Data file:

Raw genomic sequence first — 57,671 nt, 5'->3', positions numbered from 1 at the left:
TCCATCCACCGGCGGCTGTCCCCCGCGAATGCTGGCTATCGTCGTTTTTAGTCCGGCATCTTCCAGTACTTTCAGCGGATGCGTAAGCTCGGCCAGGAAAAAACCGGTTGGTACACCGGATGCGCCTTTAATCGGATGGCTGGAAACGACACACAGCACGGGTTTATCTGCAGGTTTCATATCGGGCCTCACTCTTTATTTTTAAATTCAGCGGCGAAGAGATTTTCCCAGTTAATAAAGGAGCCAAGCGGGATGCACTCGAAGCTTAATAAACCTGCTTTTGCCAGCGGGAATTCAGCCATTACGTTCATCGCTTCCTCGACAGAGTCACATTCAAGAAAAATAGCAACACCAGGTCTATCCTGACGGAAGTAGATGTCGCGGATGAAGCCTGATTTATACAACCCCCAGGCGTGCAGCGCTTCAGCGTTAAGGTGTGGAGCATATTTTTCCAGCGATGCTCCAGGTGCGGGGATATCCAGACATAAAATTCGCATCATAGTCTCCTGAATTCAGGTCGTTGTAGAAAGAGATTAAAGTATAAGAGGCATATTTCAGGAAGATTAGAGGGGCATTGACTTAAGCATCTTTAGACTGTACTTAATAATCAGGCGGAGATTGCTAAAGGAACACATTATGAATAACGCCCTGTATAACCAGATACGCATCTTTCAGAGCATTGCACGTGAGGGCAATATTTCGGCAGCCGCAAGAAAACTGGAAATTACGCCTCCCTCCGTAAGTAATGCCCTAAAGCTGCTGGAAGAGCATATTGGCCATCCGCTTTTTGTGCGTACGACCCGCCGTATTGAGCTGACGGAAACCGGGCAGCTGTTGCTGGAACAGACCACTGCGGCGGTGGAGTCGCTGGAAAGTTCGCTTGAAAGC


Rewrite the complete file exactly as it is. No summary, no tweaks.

Raw genomic sequence first — 57,671 nt, 5'->3', positions numbered from 1 at the left:
TCCATCCACCGGCGGCTGTCCCCCGCGAATGCTGGCTATCGTCGTTTTTAGTCCGGCATCTTCCAGTACTTTCAGCGGATGCGTAAGCTCGGCCAGGAAAAAACCGGTTGGTACACCGGATGCGCCTTTAATCGGATGGCTGGAAACGACACACAGCACGGGTTTATCTGCAGGTTTCATATCGGGCCTCACTCTTTATTTTTAAATTCAGCGGCGAAGAGATTTTCCCAGTTAATAAAGGAGCCAAGCGGGATGCACTCGAAGCTTAATAAACCTGCTTTTGCCAGCGGGAATTCAGCCATTACGTTCATCGCTTCCTCGACAGAGTCACATTCAAGAAAAATAGCAACACCAGGTCTATCCTGACGGAAGTAGATGTCGCGGATGAAGCCTGATTTATACAACCCCCAGGCGTGCAGCGCTTCAGCGTTAAGGTGTGGAGCATATTTTTCCAGCGATGCTCCAGGTGCGGGGATATCCAGACATAAAATTCGCATCATAGTCTCCTGAATTCAGGTCGTTGTAGAAAGAGATTAAAGTATAAGAGGCATATTTCAGGAAGATTAGAGGGGCATTGACTTAAGCATCTTTAGACTGTACTTAATAATCAGGCGGAGATTGCTAAAGGAACACATTATGAATAACGCCCTGTATAACCAGATACGCATCTTTCAGAGCATTGCACGTGAGGGCAATATTTCGGCAGCCGCAAGAAAACTGGAAATTACGCCTCCCTCCGTAAGTAATGCCCTAAAGCTGCTGGAAGAGCATATTGGCCATCCGCTTTTTGTGCGTACGACCCGCCGTATTGAGCTGACGGAAACCGGGCAGCTGTTGCTGGAACAGACCACTGCGGCGGTGGAGTCGCTGGAAAGTTCGCTTGAAAGC